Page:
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Who can follow Ilves?

Estonia is bracing itself for a new President. The Parliament is expected to elect a new president this week. Starting with the first vote on the 29th of August at 1pm. Each party has put forth a candidate, and because the election of a candidate is not a public affair, it will be up to the Parliament to decide. That means that a new president won’t likely be picked among the initial list of candidates going through the first round.

If Parliament fails to reach an agreement on who the next president should be, the vote gets taken to an electoral college. Major newspapers in Estonia are predicting that there won’t ben enough horse trading this time around to get a clean election through parliament, meaning we’d be relying on a coalition of “elders” from each county. Perhaps a more provincial voting, which might open the way for a less “elitist” or “urbanite” “world view” president, and a more “estonian”, “voice of the people” kind of president. Martin Helme of the ultra nationalist EKRE party must certainly be hoping for that outcome.

I’ve always been amazed at the fact that in Estonia the parliament gets to elect the president, and not the people direclty. But then again taking a look at recent events in Estonia, together with Brexit in the UK, and Trump in the US, perhaps democracy is indeed overrated.

But Ilves is out, and a new president must be found. The list of candidates is long, and each party has put forward their best candidate.

To put it short, and in my humble opinion, there’s no one who can replace Ilves. No one with the vision and stature that T.H. has. Seriously, pick any of his most recent addresses and speeches and you’ll quickly see why.

But let’s not forget that Ilves, wasn’t always Ilves. He didn’t start his presidency as the visionary he is today. He wasn’t always the e-Estonia advocate we came to have. So there is also hope that Kallas or Jõks might in time, come to fill the shoes of the man who has come to symbolise Estonia.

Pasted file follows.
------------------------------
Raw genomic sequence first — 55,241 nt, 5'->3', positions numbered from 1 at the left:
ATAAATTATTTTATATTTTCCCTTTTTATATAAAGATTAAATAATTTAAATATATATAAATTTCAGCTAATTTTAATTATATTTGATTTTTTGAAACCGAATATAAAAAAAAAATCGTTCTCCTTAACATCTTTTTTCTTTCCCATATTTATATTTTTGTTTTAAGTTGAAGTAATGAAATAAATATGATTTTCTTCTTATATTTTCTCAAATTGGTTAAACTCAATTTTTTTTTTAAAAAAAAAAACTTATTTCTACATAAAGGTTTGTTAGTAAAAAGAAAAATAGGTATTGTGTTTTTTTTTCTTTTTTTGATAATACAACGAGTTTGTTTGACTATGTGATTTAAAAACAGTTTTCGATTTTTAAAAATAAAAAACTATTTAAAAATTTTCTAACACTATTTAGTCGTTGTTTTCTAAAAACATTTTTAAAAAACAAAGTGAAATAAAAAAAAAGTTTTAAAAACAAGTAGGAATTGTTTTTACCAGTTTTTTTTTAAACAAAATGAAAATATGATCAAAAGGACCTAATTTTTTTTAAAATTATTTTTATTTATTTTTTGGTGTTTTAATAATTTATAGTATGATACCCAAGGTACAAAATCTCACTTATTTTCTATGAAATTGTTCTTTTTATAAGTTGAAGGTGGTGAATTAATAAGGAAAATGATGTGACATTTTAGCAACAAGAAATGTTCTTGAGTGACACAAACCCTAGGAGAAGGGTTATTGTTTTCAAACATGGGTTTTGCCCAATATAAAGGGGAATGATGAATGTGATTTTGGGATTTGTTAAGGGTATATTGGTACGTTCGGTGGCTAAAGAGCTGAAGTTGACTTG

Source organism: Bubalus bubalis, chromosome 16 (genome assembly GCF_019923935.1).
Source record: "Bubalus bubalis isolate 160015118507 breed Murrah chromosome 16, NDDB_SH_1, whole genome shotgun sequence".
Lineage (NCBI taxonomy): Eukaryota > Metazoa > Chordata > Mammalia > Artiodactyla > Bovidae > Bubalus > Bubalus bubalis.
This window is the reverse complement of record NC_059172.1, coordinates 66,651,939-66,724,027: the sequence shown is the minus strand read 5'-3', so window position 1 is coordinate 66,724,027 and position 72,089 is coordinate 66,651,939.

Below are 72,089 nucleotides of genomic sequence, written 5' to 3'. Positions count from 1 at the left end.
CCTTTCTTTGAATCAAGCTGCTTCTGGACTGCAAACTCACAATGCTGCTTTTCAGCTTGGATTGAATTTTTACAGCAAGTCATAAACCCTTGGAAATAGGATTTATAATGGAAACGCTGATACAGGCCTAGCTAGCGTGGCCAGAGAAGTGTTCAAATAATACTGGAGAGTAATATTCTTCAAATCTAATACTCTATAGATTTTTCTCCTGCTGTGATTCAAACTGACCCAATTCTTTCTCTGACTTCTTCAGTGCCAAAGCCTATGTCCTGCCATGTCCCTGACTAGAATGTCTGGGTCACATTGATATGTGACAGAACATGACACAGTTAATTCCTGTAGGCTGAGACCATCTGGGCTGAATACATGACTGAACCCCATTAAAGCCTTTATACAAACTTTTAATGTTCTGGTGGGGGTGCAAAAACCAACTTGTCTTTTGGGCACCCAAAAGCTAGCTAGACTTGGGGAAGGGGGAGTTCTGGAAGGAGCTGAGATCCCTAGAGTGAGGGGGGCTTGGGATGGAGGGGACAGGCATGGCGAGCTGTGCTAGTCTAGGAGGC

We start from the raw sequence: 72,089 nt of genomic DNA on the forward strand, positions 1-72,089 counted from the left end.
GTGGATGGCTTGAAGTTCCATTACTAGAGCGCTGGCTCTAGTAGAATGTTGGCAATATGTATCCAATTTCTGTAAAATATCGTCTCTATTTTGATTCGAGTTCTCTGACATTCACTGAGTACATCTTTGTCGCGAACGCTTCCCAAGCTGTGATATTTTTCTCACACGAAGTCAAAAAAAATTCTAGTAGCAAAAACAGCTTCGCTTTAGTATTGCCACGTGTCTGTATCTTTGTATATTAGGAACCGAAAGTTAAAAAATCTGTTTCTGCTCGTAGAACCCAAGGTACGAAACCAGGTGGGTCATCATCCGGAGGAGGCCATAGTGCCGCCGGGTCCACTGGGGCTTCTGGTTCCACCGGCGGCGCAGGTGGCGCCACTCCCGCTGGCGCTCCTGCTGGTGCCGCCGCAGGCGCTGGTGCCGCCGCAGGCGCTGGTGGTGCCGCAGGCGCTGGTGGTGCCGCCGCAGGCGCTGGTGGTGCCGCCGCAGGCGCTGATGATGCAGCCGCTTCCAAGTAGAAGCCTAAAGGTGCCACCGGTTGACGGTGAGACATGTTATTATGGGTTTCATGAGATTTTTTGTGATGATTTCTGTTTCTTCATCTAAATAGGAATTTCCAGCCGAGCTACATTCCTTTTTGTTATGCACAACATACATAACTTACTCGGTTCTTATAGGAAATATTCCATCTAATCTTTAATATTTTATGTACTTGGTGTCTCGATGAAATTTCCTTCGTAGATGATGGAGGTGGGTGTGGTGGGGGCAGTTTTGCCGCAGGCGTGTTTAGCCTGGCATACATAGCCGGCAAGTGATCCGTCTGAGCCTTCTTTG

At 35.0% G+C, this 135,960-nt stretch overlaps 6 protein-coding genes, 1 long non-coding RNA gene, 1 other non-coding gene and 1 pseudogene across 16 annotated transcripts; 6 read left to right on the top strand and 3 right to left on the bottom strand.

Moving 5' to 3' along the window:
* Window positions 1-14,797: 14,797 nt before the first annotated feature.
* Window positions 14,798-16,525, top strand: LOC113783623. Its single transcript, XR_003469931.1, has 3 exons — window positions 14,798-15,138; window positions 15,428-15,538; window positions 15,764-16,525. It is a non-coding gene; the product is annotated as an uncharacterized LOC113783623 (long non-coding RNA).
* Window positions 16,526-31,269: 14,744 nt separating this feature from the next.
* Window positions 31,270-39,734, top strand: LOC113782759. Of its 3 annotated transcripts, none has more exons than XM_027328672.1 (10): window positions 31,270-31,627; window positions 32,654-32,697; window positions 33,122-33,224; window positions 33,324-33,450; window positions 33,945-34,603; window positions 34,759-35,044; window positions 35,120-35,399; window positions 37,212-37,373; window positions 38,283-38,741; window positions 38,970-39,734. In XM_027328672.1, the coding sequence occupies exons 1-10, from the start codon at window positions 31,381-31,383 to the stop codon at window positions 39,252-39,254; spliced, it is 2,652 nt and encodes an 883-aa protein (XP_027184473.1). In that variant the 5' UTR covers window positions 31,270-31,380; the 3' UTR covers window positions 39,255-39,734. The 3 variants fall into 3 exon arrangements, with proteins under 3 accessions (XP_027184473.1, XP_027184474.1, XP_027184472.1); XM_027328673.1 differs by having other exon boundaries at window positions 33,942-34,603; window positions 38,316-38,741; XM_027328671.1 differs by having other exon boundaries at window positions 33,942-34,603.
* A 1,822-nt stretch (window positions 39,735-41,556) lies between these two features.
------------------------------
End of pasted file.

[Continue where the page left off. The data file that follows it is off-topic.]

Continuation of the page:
The Ilves of today invokes to some the spirit of a Kohl or Mitterand when it comes to European ideals. But he is far more than just that. He is also deeply knowledgeable of all things IT, which make him a perfect match for the image of Estonia abroad. In one sentence, Ilves is the perfect representation of Estonia to the outside world. He embodies the spirirt of a small yet proud nation. In the final years of his mandate he may have lacked the internal support, especially outside of Tallinn and the urban elites, with many country folk calling him detached from reality and promoting a view of Estonia that not everyone agrees with.

Two questions going forward. What will Ilves do next? I’m sure he won’t just fall by the sidelines, and he will take an active role in society either in Estonia or Europe. Perhaps a position with the World Bank or UN?

Second question. Who will follow Ilves? My personal favorite is Marina Kaljurand, but I’d also be happy with either Siim Kallas or Alar Jõks. Kaljurand has the most international experience and as a woman she would definitely shape the internal discussion on the wage gap in Estonia. She’s the right person to take on Russia. Kallas is perhaps too “European” or too shaped by his time in Brussels as a commissioner, but he too would make a decent President.

Let’s face it. Ilves will be missed.

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